A recent AT&T survey revealed in more detail the diverse ways drivers use their mobile phones, including video chats, live video recording, selfies, and posting messages on social media sites such as Facebook, Snapchat and Instagram. The prevailing sentiment among younger drivers appears to be that multitasking is a part of daily life, but some statistics may dampen that enthusiasm.
The National Safety Council (NSC) has reported that texting while driving increases the chances of an auto accident as much as eight times, and that accidents that were directly caused by text-messaging or chatting on a mobile phone, represented 27 percent of all accidents on the road.
The NSC also reported that deaths from auto accidents continue to rise. From January to June 2015, there were 18,630 fatal car crashes, which was a 14 percent increase over the same six-month period in 2014. And the numbers for non-fatal accidents are also trending upward, with 2.3 million injuries sustained over the same six-month period in 2015, a 30 percent increase from the same period in 2014.
Many cities have attempted to lower the number of texting-related accidents by passing laws that ban drivers from text-messaging while driving, or speaking on a mobile phone without a hands-free device, but some gaps exist.
For example, although 60 cities in Texas have banned all texting while driving, and banned the use of any handheld device, including tablets, phones, and gaming consoles while driving, large cities such as Houston and Dallas/Ft. Worth, do not ban texting and driving.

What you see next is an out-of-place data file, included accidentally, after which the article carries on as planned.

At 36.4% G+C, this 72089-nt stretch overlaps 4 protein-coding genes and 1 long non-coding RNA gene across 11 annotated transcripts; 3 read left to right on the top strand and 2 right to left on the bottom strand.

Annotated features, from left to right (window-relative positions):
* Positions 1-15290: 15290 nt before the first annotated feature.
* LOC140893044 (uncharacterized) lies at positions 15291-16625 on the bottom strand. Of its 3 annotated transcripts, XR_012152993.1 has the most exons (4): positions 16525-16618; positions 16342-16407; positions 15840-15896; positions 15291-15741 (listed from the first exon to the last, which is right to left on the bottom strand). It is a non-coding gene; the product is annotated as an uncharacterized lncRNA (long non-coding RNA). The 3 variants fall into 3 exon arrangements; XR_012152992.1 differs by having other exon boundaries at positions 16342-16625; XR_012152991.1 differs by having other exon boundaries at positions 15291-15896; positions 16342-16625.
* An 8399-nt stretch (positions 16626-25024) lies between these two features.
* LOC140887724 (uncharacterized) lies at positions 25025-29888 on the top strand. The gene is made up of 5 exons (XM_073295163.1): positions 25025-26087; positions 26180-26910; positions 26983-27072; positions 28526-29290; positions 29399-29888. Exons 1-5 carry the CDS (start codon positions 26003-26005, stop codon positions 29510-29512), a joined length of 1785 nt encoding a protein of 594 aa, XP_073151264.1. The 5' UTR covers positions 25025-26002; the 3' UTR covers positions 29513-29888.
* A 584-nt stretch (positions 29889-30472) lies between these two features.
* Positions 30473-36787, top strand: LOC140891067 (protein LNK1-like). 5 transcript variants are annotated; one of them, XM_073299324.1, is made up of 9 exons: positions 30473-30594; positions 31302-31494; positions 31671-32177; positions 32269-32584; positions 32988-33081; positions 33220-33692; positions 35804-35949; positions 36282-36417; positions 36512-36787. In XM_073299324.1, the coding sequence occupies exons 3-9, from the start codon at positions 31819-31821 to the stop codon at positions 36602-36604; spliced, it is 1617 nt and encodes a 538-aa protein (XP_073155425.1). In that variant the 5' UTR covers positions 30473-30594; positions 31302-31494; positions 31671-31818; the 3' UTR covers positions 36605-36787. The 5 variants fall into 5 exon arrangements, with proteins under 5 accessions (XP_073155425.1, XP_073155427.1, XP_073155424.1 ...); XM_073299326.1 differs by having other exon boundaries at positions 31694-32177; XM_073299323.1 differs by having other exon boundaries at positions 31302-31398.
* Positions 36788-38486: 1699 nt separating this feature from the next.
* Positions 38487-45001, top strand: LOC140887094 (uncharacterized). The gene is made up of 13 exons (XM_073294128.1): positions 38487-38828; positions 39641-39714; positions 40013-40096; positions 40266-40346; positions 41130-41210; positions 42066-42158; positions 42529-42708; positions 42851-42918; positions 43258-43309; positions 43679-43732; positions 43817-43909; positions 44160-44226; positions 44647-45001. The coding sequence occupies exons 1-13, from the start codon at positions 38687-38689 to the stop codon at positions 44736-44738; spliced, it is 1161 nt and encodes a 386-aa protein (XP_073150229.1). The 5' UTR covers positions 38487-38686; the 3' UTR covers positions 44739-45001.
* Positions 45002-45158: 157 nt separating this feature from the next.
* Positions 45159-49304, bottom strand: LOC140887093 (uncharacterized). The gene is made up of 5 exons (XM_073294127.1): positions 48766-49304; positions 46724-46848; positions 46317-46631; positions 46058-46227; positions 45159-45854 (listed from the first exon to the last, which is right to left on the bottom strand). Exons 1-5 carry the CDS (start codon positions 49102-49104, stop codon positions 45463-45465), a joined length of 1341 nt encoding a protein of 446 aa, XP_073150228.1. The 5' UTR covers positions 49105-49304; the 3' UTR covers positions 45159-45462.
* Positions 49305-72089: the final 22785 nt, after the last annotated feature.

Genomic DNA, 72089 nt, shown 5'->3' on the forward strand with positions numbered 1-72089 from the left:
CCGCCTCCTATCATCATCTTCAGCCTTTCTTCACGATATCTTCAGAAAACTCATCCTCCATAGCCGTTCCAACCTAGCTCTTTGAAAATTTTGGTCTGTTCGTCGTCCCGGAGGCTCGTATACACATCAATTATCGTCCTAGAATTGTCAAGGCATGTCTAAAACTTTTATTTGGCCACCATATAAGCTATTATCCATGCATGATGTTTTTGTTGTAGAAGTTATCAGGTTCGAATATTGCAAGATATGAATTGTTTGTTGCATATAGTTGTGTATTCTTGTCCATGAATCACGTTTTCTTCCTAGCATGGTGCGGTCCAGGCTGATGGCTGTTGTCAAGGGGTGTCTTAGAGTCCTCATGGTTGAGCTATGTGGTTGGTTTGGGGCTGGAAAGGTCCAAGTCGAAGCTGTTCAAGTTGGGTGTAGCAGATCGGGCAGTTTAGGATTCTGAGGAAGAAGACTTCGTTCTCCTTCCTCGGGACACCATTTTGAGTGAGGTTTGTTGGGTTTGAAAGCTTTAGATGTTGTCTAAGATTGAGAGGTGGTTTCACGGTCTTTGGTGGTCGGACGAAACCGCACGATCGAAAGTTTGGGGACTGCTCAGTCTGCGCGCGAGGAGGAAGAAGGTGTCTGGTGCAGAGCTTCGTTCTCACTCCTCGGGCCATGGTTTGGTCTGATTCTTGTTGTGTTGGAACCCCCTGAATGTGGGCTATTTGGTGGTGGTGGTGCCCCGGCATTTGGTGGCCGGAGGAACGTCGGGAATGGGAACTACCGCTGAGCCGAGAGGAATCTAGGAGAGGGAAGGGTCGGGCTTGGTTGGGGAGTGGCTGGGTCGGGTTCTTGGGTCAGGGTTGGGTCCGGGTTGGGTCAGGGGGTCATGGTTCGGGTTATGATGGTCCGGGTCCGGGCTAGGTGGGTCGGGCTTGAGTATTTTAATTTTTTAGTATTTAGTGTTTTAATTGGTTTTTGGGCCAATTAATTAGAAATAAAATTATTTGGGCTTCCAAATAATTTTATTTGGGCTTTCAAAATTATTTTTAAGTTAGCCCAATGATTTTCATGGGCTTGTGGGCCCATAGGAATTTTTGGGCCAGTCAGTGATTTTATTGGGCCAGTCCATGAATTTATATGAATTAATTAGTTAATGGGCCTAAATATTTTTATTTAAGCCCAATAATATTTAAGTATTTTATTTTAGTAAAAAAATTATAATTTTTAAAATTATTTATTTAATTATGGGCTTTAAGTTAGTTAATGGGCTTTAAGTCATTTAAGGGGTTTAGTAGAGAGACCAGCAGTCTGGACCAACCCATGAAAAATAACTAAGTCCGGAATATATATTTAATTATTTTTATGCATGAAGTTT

However, Texas has passed a statewide law that bans all drivers from using handheld mobile devices in school zones. The law also bans school bus drivers from texting or speaking on a mobile phone while driving, even if that device has a hands-free option. New drivers are also banned from text-messaging and talking on a mobile phone while operating a motor vehicle.
Many cities have allied with the NHTSA to sponsor public awareness programs about the dangers of texting and driving, especially targeting younger drivers who are more likely to engage in the practice. The official NHTSA guidelines to reduce the incidents of distracted driving were released in 2013, and included the recommendation to disable mobile phone options such as video-conference while a vehicle is in operation, and disable all incoming text messages, web pages, and social media content.
Drivers can download applications that automatically disable the texting function on their mobile phones while they are driving. These apps can also send automatic messages that a recipient is driving and will text back when able to do so.
In addition, there is a growing movement known as the “designated texter,” in which a passenger in the vehicle is chosen to send and respond to all text messages, that has caught on among younger drivers.
Role of a Personal Injury Lawyer
Drivers in the Houston and Dallas/Ft. Worth area who have been involved in an accident that was caused by a motorist who was distracted by texting or by talking on a hand-held phone, should think about consulting a personal injury lawyer to determine if they can take legal action. A personal injury lawyer can review all elements of a car accident, and recommend the best way to obtain compensation for pain and suffering, and loss of income.
Eberstein & Witherite, LLP
Email: [email protected]